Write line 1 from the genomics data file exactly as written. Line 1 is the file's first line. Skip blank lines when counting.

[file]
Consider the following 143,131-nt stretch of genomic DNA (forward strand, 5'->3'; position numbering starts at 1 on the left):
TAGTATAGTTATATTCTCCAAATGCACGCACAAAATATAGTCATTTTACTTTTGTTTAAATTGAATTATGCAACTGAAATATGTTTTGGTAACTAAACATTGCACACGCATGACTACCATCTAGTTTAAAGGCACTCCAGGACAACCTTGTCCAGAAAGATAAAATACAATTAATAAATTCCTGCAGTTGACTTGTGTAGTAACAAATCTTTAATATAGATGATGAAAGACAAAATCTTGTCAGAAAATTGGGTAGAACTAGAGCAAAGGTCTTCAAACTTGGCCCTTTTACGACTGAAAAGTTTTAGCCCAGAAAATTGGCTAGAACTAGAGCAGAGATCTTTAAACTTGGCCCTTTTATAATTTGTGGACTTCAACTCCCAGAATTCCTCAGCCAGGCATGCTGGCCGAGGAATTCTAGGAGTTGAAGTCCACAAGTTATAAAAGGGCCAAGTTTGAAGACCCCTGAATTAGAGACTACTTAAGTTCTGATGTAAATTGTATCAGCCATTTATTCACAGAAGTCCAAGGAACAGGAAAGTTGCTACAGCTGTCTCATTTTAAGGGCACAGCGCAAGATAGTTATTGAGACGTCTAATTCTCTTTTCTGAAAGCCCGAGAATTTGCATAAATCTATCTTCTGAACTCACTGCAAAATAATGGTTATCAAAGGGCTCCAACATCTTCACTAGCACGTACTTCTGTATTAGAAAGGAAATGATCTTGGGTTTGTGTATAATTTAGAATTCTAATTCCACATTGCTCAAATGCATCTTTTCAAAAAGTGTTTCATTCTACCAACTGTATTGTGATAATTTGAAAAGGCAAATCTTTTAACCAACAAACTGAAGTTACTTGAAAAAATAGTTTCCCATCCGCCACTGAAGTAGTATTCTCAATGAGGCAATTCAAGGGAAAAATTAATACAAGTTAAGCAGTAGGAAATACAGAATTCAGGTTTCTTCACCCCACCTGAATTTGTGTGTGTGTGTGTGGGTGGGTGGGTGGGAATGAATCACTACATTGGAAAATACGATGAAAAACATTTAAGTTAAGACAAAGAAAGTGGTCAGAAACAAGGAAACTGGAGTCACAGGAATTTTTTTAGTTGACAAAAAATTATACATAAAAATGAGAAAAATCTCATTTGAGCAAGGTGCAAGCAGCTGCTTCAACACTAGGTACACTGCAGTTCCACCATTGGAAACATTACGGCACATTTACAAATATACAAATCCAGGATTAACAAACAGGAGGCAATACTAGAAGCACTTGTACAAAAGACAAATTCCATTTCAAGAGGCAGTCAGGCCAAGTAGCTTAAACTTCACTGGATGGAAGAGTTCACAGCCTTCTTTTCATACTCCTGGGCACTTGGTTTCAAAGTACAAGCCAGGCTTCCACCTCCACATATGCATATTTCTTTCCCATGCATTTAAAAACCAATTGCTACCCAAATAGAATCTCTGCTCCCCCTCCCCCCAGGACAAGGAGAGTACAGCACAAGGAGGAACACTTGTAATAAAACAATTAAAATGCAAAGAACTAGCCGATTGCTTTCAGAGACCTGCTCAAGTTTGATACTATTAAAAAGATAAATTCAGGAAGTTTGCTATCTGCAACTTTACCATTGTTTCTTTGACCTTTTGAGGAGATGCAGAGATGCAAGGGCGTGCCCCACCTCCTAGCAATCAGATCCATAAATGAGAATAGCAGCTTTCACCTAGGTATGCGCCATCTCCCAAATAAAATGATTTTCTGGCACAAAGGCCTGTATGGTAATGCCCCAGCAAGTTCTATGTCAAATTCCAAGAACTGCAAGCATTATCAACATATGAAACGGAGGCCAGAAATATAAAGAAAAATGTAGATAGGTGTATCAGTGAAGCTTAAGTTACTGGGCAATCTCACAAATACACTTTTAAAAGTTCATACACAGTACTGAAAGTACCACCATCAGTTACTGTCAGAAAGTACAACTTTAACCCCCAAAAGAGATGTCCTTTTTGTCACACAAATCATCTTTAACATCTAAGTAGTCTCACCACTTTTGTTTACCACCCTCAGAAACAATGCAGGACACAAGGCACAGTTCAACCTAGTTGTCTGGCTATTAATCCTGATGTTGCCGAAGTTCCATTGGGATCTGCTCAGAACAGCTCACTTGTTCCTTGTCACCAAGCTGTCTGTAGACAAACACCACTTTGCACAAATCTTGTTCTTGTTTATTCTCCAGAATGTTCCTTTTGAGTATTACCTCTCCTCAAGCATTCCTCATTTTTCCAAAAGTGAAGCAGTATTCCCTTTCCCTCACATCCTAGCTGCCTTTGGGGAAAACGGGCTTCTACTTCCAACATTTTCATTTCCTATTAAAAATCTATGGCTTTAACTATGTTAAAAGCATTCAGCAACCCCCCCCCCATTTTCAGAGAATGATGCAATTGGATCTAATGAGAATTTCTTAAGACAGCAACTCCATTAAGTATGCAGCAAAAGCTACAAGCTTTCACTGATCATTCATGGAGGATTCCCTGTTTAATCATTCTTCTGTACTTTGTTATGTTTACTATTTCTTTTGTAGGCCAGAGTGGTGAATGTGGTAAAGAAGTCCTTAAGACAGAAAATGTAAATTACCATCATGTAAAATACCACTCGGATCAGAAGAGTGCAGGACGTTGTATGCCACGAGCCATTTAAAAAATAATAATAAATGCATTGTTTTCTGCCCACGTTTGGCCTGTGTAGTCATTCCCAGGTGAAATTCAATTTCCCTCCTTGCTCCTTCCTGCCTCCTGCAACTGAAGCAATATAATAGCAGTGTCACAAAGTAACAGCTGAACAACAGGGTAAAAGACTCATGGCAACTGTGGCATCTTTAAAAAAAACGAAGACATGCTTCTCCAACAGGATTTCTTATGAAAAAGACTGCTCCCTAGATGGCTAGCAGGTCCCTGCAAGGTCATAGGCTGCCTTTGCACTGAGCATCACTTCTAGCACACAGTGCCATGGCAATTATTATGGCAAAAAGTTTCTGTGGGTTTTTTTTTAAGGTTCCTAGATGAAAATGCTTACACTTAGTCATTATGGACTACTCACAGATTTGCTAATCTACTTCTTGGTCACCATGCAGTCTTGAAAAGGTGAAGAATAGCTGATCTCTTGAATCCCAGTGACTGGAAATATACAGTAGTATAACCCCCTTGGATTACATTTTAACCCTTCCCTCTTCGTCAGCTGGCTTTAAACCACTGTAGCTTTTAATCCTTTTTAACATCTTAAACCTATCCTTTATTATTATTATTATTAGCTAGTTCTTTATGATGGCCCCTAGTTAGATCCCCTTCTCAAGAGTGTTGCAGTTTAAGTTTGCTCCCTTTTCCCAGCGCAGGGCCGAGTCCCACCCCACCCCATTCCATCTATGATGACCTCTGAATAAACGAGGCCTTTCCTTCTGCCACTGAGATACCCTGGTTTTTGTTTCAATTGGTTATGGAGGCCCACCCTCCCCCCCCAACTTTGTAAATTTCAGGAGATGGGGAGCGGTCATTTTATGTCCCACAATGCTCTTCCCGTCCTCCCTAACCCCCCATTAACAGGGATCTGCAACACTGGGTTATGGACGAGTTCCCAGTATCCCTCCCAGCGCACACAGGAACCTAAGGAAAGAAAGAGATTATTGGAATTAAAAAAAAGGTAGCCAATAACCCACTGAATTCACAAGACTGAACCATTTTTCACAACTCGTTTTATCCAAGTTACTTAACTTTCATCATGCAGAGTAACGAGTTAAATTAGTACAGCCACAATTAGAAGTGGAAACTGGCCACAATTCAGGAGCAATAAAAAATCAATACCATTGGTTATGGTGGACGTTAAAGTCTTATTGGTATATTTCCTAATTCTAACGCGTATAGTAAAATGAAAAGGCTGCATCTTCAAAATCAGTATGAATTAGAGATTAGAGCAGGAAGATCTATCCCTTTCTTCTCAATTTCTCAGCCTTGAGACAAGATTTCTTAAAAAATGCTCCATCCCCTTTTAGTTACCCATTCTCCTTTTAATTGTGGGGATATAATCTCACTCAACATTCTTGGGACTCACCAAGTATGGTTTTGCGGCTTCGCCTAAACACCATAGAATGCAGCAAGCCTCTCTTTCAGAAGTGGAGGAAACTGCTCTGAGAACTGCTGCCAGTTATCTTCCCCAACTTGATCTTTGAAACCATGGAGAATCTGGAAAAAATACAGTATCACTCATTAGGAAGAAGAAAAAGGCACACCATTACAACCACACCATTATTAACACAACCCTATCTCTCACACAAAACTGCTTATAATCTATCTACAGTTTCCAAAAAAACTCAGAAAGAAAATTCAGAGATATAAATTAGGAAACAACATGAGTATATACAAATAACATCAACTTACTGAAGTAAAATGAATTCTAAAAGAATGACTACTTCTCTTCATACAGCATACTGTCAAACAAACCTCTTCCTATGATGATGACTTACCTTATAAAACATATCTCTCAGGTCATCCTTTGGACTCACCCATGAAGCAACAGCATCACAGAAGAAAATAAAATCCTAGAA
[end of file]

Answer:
Consider the following 143,131-nt stretch of genomic DNA (forward strand, 5'->3'; position numbering starts at 1 on the left):